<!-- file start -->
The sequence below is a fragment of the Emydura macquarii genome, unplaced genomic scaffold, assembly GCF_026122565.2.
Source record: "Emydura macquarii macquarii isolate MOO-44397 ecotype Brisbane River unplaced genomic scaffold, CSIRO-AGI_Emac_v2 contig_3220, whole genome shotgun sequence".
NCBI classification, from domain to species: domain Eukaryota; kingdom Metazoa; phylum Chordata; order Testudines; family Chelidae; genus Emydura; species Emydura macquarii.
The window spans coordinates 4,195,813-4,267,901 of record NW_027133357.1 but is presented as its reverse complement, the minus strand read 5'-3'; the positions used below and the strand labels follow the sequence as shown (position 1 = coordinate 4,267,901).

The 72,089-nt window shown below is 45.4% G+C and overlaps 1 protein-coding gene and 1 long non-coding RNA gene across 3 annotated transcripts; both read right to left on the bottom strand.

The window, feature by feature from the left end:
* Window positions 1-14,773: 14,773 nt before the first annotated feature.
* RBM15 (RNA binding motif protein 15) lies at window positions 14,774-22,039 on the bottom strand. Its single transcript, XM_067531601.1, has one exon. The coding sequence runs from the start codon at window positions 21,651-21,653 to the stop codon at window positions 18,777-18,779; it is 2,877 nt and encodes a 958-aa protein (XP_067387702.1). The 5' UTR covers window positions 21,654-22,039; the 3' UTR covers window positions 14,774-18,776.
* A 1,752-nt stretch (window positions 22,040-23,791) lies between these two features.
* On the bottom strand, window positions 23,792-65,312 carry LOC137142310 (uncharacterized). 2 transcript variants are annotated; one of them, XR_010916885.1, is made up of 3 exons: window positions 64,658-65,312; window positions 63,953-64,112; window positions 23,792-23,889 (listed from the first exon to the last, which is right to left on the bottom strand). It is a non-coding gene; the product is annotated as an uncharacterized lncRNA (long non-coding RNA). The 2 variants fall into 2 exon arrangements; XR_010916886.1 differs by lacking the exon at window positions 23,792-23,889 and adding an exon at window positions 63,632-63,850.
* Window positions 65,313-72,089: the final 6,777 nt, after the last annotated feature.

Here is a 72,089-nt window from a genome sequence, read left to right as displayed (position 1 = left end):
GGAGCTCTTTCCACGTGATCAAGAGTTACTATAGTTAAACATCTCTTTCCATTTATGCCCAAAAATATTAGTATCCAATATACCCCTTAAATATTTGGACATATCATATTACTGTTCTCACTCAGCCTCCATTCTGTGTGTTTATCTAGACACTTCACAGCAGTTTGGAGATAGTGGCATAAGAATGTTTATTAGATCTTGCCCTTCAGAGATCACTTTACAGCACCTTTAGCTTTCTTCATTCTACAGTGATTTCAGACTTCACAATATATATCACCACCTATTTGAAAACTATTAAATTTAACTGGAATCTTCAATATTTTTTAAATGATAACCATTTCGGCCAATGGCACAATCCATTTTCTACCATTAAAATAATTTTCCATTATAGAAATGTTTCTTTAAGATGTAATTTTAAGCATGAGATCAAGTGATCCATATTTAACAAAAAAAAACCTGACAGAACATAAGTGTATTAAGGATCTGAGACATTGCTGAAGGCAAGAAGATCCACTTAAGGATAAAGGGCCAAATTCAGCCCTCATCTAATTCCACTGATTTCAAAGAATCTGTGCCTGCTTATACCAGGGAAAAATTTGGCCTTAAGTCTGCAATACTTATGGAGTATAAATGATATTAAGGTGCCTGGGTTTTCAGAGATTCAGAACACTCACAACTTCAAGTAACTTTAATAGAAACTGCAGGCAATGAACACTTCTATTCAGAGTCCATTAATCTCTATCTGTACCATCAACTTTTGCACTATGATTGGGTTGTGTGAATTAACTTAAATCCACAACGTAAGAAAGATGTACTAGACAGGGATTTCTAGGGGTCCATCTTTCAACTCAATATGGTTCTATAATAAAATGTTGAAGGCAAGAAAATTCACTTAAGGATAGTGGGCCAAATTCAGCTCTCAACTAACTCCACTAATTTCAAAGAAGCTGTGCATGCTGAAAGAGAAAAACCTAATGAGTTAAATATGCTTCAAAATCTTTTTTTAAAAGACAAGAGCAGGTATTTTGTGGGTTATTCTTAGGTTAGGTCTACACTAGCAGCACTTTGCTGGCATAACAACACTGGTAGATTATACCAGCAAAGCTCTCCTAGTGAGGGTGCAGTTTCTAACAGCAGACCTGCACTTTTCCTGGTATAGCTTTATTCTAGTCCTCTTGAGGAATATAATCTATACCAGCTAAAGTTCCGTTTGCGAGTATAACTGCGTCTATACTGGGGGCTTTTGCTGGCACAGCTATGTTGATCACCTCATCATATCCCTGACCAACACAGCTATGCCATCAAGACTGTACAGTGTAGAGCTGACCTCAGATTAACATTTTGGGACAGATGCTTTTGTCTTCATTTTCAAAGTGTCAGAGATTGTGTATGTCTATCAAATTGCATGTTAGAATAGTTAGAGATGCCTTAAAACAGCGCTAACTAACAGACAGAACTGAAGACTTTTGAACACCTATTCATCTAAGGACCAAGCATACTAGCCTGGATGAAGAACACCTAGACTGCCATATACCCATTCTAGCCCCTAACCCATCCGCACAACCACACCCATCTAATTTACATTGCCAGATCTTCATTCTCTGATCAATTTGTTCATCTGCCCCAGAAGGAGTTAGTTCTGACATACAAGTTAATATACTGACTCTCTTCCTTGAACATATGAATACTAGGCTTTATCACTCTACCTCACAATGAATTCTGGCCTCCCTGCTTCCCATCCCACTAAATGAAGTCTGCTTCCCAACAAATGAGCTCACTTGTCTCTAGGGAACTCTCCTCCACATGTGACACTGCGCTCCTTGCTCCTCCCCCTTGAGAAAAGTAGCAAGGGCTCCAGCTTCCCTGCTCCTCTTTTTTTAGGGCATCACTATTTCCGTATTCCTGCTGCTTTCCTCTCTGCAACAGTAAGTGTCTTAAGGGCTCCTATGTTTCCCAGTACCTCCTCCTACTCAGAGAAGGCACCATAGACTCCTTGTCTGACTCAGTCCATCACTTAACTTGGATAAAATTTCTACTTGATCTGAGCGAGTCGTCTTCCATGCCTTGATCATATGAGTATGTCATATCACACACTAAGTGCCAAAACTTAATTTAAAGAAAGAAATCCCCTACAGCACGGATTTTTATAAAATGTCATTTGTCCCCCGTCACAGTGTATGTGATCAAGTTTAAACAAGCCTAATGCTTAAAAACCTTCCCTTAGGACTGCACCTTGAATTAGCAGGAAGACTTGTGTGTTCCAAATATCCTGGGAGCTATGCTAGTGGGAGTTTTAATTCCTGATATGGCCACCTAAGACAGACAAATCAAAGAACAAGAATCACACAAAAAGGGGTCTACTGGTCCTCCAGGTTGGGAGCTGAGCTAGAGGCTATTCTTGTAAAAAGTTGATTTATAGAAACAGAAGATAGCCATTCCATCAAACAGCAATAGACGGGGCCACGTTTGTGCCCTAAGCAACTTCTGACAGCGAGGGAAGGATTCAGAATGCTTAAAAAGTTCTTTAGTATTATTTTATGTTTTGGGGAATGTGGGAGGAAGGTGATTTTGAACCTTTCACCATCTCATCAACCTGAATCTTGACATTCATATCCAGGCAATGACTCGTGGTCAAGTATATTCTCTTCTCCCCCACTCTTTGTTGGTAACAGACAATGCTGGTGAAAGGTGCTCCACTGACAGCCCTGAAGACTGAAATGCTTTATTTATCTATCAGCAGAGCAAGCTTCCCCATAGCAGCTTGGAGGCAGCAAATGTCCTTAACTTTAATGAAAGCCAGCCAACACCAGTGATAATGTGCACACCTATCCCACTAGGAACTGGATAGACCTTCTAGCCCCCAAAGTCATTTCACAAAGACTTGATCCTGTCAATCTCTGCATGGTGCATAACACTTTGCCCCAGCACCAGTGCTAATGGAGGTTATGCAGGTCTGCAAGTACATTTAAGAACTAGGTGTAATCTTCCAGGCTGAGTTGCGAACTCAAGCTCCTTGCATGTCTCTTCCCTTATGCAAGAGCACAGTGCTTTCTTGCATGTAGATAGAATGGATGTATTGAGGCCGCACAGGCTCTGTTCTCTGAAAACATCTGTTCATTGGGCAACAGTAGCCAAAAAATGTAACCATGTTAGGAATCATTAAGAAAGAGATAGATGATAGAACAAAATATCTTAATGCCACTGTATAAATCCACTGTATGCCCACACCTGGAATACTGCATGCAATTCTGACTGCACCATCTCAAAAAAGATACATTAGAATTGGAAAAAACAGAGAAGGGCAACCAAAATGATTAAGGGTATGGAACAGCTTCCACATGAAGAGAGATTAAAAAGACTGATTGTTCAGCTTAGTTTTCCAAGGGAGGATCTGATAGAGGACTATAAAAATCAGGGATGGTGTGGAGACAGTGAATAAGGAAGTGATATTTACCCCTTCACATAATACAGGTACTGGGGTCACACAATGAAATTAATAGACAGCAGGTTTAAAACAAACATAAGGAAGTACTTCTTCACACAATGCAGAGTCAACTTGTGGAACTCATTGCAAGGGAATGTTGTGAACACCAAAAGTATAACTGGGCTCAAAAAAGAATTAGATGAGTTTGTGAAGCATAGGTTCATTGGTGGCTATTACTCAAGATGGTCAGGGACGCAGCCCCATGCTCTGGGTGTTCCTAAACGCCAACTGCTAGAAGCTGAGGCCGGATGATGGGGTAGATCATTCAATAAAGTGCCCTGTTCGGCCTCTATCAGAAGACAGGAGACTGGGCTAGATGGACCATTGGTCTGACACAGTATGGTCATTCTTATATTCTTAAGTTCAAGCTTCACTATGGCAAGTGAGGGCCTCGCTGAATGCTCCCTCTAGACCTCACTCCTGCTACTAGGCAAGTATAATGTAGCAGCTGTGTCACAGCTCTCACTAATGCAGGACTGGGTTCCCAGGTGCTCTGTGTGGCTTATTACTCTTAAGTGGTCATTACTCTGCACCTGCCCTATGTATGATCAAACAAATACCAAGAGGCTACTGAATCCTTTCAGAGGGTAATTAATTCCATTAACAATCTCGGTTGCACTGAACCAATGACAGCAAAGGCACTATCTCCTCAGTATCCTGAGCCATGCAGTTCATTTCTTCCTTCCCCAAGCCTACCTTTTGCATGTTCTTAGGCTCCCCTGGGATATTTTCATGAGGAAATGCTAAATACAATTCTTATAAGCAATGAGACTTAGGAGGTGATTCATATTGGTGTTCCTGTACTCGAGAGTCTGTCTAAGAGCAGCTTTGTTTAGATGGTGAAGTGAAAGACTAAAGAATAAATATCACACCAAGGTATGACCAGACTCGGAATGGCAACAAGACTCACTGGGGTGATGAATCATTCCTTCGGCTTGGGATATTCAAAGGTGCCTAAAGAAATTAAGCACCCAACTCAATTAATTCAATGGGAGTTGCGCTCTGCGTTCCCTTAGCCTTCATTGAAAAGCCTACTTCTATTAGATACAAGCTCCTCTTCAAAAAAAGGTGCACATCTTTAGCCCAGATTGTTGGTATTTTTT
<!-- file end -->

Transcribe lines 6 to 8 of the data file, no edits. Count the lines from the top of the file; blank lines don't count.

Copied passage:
The window, feature by feature from the left end:
* Window positions 1-14,773: 14,773 nt before the first annotated feature.
* RBM15 (RNA binding motif protein 15) lies at window positions 14,774-22,039 on the bottom strand. Its single transcript, XM_067531601.1, has one exon. The coding sequence runs from the start codon at window positions 21,651-21,653 to the stop codon at window positions 18,777-18,779; it is 2,877 nt and encodes a 958-aa protein (XP_067387702.1). The 5' UTR covers window positions 21,654-22,039; the 3' UTR covers window positions 14,774-18,776.